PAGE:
enforcement efforts. the monthly smaller u. n ones and a dozen or more other places. we evaluated them on and at the of places. also, did they approach of the democratization and freedom house chorus to rank them. did they produce of the government, we used indices and they rick every government in the world. did the economy expanded? did did the citizens improved and the nearly use the human development index which looks of both levels of in, but also education and health and other criteria. in democratization, afghanistan did not pass the test. that is definitely a failure. it was about the metal in terms of how much of it was democratized. but in to a government effectiveness, interestingly, come to distinctive do what we hear about, it right second of the 20 countries. had the second-highest improvement. as but we had the seventh highest, but improved. per capita gdp it was the second highest. it is increased by 130% since 2001. interestingly, human development index it was the highest of all 20. it is a combination of standard of living, education, health, the criteria. i think it
to egypt since march 2011. 13,000 have registered, but the u.n. expects the number to triple by june. tens of thousands of syrian refugees live and work here. many of them arrived with very little money. they used the money to pay to live in refugee camps. they have been offered health care and education at the same rate as the egyptians. they are also allowing the sun -- visa extensions. >> as the crisis extends, people run out of money. we see more and more families that are just not able to cope. we have seen families living on the street. >> these refugees say they want to go back home as soon as possible. as the violence in syria continues, it can only wait and pray that the families they left behind are safe. >> making farms more efficient. a new program that aims to improve production for south africa's supermarkets. >> i will be telling you why millions of devout hindus have arrived on the river ganges. >> hello. we have some optimism across australia. more klaus clouds. no great amount of rainfall. but the rain coming in all -- from the southeast part of the country. a few light s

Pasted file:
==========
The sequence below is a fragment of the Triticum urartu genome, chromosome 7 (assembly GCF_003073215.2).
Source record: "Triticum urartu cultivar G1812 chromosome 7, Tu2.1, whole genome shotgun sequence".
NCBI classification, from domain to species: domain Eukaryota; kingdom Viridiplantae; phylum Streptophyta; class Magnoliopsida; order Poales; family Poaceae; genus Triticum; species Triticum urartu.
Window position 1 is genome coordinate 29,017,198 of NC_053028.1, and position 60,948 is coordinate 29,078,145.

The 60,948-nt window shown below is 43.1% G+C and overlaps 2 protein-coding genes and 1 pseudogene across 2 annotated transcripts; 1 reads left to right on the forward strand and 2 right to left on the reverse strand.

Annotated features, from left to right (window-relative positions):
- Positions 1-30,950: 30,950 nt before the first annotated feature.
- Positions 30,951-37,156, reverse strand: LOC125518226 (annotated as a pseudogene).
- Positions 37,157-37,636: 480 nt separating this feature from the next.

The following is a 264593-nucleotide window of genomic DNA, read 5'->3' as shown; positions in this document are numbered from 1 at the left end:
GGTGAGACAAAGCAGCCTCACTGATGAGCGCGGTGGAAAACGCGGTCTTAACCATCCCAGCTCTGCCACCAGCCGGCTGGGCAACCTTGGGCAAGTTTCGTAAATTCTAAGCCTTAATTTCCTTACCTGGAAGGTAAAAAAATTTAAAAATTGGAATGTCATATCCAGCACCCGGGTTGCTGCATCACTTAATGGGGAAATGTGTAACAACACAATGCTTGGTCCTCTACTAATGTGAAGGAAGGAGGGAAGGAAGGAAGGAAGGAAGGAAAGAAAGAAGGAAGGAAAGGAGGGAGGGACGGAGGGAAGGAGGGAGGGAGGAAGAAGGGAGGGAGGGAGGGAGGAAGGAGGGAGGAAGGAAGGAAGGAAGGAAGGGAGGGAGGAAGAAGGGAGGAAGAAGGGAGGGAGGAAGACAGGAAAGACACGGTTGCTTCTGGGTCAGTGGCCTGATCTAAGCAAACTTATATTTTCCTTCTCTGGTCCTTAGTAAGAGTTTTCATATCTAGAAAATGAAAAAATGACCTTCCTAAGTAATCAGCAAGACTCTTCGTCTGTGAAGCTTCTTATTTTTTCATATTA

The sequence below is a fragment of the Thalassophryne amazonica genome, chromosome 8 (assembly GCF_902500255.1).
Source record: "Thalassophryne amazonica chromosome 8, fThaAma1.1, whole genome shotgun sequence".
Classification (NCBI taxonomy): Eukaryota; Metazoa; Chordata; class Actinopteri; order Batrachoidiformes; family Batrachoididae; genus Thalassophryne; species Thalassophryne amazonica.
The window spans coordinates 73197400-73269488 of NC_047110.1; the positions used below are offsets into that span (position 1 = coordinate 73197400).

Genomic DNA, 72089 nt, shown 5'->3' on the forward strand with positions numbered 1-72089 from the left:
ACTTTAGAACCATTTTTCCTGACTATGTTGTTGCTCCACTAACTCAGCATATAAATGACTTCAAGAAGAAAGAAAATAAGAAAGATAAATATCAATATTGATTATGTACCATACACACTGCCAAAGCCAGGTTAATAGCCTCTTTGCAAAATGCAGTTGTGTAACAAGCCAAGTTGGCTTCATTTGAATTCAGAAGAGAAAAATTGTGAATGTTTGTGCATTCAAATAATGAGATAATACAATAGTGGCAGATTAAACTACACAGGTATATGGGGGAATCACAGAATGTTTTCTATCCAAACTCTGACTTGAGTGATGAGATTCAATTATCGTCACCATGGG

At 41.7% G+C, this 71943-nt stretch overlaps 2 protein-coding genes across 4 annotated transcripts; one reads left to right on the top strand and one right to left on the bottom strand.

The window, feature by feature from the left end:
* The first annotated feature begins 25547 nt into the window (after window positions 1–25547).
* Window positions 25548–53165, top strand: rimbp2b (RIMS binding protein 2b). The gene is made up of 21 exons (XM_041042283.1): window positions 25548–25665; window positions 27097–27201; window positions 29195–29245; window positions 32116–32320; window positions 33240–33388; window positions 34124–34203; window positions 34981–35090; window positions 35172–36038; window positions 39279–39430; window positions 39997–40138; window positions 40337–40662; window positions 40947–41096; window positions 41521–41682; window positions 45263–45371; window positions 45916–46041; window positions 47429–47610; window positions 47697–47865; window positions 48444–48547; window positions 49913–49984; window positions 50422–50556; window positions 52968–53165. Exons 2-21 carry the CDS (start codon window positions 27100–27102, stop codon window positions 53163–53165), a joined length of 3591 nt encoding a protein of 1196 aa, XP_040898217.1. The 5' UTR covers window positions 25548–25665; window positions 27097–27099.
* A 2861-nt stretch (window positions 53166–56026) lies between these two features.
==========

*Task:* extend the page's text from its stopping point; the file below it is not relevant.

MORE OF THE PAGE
indeed for that live update from paris. the u.n. security council has welcomed a peace deal signed by the central african republic and rebels. new elections are lpted to be held been -- within 12 months and a member of the opposition will become prime minister. andre simmons has been following the developments in the capital. >> like all main decisions in this poverty stricken country, the announcement came on the radio. the president issued a dedegree -- decree dissolving his government. the prime minister has aren't -- resigned and he'll be replaced by someone from the opposition. talks are going on now. but all this is a good sign they're stirking to at agreement. >> hundreds of thousands of course shi'ia protectors are holding individualim a second night following the actions in quetta. many are refusing to bury victims of the attack and are demanding greater protection from the government. >> china's capital beijing is tchoking on some of the worst air pollution levels ever reported. the government has advised people to stay indoors, especially children, the elderly and people